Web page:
Teachers union: State offer of 2 percent bonus over 2 years is ‘unacceptable’
After taxes and rising health care costs, most would see a decrease in their take-home pay
The Maui News
The Hawaii teachers union Thursday revealed the state’s current contract offer — 1 percent bonus payments in each of the next two years — and expressed its displeasure.
“A 1 percent lump sum bonus for the average teacher would amount to approximately $550 per year,” said Corey Rosenlee, president of the Hawaii State Teachers Association, in a correspondence with members. “After taxes and rising health care costs, most teachers would see a decrease in their take-home pay.
“This is unacceptable.”
The HSTA did not disclose its salary proposal.
The union also complained that the state’s offer did not include relief from the current 41 percent share that most teachers currently pay for health insurance premiums, which are rising. The HSTA is proposing to reduce the teachers’ share to 25 percent.
The HSTA bargaining team met with state negotiators for six hours Thursday in their fourth bargaining session on Oahu. The next negotiating session is set for Feb. 23, according to the communication. The current contract expires June 30.
The HSTA also is proposing to move away from the connection of teacher evaluations to compensation for all teachers. The union proposes going back to the former terms where only step movements are connected to a positive evaluation.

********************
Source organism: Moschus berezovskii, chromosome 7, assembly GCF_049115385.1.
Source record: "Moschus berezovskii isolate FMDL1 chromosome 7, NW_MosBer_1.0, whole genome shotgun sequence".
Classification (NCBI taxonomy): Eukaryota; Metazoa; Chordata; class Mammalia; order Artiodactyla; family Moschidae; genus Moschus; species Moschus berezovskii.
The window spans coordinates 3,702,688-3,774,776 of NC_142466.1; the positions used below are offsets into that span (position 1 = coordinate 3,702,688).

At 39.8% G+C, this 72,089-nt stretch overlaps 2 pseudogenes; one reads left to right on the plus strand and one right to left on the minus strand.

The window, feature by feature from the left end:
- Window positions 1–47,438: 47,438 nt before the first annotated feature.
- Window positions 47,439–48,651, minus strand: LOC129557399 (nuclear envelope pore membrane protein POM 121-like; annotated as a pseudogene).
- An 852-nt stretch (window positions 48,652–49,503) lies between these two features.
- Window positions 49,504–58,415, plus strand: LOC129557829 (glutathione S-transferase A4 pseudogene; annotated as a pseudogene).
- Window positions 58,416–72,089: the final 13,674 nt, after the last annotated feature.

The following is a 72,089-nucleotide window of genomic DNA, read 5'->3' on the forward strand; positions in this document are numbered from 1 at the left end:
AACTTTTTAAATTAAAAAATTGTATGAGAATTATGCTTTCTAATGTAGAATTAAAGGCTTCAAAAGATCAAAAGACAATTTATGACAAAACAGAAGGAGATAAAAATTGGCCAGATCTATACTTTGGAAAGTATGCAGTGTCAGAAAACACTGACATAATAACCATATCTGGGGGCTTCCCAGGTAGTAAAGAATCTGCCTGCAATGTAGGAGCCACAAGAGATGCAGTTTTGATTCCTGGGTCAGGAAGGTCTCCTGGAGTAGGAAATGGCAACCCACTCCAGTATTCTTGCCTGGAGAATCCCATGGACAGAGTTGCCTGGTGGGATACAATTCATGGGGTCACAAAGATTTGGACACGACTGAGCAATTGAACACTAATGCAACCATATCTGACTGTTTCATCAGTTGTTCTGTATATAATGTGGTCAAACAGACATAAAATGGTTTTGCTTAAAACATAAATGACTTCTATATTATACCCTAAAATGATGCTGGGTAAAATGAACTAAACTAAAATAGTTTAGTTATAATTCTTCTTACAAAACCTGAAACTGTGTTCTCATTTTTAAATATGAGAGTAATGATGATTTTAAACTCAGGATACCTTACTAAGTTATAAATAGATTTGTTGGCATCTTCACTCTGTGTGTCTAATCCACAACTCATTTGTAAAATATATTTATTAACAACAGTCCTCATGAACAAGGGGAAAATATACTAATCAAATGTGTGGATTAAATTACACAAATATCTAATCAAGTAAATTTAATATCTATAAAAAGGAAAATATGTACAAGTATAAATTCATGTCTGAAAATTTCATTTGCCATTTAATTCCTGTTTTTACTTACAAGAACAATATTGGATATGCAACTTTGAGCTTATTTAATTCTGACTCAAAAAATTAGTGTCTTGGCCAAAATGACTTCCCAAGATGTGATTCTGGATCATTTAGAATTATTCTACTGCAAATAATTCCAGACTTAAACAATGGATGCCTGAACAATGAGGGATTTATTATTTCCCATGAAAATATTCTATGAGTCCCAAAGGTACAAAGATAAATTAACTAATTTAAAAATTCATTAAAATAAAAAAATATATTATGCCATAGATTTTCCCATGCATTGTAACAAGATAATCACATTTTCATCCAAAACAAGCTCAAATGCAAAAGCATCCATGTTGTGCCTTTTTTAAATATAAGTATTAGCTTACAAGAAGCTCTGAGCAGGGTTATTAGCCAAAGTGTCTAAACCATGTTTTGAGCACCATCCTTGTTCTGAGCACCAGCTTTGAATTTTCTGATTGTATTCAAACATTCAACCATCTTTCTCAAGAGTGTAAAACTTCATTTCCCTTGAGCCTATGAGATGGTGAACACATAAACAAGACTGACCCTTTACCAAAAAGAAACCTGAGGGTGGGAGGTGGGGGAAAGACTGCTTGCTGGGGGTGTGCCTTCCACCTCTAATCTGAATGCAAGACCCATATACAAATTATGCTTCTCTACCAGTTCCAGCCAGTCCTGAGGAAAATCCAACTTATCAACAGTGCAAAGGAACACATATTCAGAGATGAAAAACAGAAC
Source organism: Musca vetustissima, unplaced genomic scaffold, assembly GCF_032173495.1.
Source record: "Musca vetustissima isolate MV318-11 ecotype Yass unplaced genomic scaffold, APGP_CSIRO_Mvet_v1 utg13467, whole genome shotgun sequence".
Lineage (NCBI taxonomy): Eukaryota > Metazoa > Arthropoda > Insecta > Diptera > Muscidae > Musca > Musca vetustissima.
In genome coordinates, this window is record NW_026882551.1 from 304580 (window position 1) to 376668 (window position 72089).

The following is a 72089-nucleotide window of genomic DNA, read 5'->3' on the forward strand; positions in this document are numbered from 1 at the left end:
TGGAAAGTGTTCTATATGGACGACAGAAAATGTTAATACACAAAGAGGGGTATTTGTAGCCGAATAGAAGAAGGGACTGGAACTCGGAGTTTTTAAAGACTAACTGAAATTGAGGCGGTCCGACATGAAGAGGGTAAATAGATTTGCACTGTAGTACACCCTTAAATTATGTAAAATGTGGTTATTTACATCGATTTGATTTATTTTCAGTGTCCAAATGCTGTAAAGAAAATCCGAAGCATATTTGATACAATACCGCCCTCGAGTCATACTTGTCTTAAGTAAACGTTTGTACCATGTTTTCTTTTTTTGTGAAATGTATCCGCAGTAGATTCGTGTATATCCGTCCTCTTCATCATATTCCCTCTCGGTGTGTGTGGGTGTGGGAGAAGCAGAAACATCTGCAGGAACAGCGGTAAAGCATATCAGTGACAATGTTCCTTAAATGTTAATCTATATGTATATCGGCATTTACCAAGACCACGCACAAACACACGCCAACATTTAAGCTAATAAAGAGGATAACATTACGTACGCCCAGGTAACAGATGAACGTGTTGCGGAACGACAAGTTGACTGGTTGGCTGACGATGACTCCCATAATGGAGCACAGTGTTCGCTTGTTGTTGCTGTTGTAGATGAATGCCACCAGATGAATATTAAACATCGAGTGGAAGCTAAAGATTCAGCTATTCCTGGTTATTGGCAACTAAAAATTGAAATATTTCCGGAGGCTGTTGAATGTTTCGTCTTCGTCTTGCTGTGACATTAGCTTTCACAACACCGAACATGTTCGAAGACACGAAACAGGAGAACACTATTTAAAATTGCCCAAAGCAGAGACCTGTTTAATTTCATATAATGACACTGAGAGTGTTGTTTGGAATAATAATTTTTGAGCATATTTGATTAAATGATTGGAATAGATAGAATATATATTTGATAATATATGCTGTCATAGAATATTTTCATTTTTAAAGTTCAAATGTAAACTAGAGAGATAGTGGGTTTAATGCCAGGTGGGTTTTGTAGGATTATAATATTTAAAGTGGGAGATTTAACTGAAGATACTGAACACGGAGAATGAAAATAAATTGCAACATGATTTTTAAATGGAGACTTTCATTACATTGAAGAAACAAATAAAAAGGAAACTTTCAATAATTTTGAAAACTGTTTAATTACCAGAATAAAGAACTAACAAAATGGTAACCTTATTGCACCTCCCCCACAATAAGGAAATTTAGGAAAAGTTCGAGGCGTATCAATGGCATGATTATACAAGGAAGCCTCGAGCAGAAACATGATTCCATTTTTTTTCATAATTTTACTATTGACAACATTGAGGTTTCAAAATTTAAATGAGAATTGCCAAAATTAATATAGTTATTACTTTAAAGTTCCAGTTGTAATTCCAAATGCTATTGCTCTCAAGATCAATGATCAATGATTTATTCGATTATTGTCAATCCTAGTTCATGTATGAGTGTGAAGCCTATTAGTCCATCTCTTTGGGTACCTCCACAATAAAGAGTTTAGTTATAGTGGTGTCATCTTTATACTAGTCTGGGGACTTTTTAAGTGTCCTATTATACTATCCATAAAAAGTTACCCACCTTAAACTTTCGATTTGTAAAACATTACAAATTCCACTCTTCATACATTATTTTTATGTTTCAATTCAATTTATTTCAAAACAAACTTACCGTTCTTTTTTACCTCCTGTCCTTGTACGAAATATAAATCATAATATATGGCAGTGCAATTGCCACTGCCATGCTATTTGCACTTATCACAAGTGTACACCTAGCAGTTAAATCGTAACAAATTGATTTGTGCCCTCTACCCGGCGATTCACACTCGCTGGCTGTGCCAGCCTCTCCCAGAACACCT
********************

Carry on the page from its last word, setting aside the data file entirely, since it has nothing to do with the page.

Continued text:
Other changes sought include adjustments to per diem payments, making it more equitable for Neighbor Island teachers who travel; increasing family leave benefits; and increasing the compensation for teachers in charge.
The HSTA also seeks more stringent accounting for public charter schools, calling for supplemental pay, bonuses and differentials to be funded as line items.
The union cited the teacher shortage, a $1 billion state surplus and teacher salaries that are $4,000 to $25,000 less annually than their Mainland counterparts in its call for a better contract.
A march on the state Capitol is planned for Feb. 13, Teacher Institute Day on Oahu, to demand a better contract, Rosenlee said.
No one at Gov. David Ige’s office was available to comment on the negotiations Thursday evening.